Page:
Consumer Reports Finds Concerns About Plug-In Cars

87 percent of consumers have a concern, with range limitations being chief among them.

Published: 31-Jan-2012

As more electric and plug-in hybrid cars charge to market, most (87 percent) consumers have a concern, with range limitations being chief among them. There are also significant safety concerns, many of which may have been fanned by the widely covered Chevrolet Volt fires experienced by the National Highway Traffic Safety Administration (NHTSA) after conducting crash tests. The investigation may have been closed, but the public remains apprehensive.

In conducting our recent 2012 Car Brand Perception Survey, we added a couple questions to take America’s pulse on electric vehicle safety, and the results suggest consumers are misinformed and are likely overestimating the risks.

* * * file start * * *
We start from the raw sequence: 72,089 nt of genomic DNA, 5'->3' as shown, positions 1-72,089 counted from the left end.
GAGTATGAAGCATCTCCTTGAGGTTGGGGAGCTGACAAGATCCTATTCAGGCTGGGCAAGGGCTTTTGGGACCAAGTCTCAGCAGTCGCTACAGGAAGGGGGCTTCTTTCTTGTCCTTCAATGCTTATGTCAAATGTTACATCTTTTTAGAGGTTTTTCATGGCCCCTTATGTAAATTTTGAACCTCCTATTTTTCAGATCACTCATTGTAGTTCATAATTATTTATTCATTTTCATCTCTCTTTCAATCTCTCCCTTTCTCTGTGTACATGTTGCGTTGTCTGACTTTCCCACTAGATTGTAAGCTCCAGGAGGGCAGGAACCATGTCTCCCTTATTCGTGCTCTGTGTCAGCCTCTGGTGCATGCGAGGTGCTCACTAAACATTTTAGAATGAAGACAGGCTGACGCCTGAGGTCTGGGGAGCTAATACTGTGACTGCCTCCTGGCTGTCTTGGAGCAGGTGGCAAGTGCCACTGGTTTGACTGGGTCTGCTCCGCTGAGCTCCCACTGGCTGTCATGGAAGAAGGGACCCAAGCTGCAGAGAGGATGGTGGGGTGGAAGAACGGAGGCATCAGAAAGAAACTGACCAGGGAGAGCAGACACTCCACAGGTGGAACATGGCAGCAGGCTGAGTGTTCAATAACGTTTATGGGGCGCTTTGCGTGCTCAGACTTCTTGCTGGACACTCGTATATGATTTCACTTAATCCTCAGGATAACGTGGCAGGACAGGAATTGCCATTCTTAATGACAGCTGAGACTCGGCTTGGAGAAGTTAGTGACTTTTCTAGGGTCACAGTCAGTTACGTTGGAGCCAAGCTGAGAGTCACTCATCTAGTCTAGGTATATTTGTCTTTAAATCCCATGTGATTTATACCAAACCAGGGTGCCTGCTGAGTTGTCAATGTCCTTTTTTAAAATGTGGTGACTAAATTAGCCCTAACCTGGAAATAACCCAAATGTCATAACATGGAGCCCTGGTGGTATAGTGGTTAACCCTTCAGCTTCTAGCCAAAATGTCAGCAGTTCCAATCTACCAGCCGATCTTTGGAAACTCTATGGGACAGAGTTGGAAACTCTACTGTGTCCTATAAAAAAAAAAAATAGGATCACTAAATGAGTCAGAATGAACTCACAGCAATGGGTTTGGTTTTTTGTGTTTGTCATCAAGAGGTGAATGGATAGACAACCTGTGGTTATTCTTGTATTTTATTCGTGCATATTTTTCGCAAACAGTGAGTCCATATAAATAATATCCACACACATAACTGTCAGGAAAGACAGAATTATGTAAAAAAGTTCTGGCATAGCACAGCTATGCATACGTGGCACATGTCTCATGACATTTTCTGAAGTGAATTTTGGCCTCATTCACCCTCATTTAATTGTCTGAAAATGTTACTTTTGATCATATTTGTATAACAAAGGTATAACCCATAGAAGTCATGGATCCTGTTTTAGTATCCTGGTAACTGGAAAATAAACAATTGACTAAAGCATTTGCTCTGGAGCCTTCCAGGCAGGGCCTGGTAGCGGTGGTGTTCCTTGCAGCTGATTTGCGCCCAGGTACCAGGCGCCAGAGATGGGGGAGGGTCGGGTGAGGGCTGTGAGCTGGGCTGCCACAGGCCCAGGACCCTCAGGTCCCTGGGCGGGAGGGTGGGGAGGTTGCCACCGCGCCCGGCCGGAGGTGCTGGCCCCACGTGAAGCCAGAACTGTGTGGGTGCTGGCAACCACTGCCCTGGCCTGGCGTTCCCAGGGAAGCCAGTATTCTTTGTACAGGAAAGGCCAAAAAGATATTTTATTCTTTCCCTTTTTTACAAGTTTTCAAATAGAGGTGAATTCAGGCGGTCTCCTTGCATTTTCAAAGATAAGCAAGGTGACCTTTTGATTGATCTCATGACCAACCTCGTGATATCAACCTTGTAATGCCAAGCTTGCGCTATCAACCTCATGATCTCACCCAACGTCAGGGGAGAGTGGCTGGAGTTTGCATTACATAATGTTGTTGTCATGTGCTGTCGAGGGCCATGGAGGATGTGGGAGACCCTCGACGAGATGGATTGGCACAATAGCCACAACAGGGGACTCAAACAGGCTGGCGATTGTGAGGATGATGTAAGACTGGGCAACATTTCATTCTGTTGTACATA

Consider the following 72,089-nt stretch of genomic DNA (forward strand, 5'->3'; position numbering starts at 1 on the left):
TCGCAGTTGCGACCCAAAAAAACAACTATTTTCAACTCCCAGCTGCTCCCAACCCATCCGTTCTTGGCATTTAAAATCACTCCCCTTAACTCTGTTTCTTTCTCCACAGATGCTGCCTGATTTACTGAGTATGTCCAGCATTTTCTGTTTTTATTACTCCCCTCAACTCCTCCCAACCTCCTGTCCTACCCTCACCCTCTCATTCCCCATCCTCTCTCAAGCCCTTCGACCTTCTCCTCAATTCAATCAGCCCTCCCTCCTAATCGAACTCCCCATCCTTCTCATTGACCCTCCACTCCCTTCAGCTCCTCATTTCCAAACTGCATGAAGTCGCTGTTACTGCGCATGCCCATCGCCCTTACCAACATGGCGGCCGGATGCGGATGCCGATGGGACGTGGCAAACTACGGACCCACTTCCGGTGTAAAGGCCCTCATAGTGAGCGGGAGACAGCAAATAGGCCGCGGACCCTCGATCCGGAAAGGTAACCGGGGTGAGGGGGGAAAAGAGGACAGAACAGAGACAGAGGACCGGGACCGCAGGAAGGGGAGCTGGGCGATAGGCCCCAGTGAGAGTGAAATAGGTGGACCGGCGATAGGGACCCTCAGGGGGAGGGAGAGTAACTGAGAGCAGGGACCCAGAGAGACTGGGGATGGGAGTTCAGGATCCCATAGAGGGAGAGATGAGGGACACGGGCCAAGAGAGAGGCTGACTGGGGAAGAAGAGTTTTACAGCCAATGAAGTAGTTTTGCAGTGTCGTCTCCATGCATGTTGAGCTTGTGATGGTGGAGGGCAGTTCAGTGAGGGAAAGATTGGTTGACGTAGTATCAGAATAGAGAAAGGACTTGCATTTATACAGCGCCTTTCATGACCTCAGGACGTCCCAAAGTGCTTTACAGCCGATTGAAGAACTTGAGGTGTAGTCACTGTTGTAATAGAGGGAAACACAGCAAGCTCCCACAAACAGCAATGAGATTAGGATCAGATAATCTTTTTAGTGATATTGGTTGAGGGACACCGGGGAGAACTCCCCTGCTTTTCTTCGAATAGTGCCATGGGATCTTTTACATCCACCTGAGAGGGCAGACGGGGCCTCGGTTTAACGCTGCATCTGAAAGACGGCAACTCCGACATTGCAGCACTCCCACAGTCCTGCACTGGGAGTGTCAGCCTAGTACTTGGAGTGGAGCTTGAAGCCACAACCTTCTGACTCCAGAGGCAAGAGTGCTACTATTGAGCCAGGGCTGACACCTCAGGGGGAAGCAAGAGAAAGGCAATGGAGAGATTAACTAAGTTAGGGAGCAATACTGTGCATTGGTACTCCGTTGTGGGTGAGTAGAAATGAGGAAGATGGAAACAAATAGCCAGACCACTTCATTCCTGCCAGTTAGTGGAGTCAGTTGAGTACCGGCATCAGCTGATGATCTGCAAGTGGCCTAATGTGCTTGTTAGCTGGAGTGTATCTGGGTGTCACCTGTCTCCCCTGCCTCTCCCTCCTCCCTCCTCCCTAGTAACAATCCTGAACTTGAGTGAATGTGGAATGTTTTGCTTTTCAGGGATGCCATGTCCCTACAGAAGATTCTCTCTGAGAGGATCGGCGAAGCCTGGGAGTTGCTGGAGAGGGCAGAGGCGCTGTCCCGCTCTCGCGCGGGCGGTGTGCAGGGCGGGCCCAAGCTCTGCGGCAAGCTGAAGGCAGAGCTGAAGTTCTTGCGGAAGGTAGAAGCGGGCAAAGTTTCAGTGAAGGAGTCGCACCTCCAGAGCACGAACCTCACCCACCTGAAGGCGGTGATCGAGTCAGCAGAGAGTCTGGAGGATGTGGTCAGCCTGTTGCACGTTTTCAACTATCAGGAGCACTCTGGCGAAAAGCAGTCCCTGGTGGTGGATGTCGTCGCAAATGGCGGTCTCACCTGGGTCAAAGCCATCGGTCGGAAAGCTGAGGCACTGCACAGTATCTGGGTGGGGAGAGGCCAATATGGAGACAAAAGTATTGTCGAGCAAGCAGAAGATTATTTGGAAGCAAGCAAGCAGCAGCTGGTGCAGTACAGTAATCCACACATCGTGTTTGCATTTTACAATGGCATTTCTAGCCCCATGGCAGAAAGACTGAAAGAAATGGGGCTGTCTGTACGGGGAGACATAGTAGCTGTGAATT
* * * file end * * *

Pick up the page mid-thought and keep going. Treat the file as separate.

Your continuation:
Despite the concerns raised, 43 percent of respondents feel electric and plug-in hybrids are as safe as gasoline-fueled cars, and one-fifth (20 percent) deemed them safer. Twenty-eight percent said the electrified cars are less safe, and nine percent responded they don’t know (a fair answer). Young consumers, those aged 18-44 years, were more likely than others to view the alternative powertrains as safer (23 vs. 17 percent).


Prius PHV starts at $32,000 compared to $25,565 for standard model.

CR suspects some EV enthusiasts will be disappointed at the plug-in's relative eagerness to turn its engine on, though EPA rates it at 95 mpg in EV-mode, 50 in hybrid mode, some 15 mpg better than the Volt.


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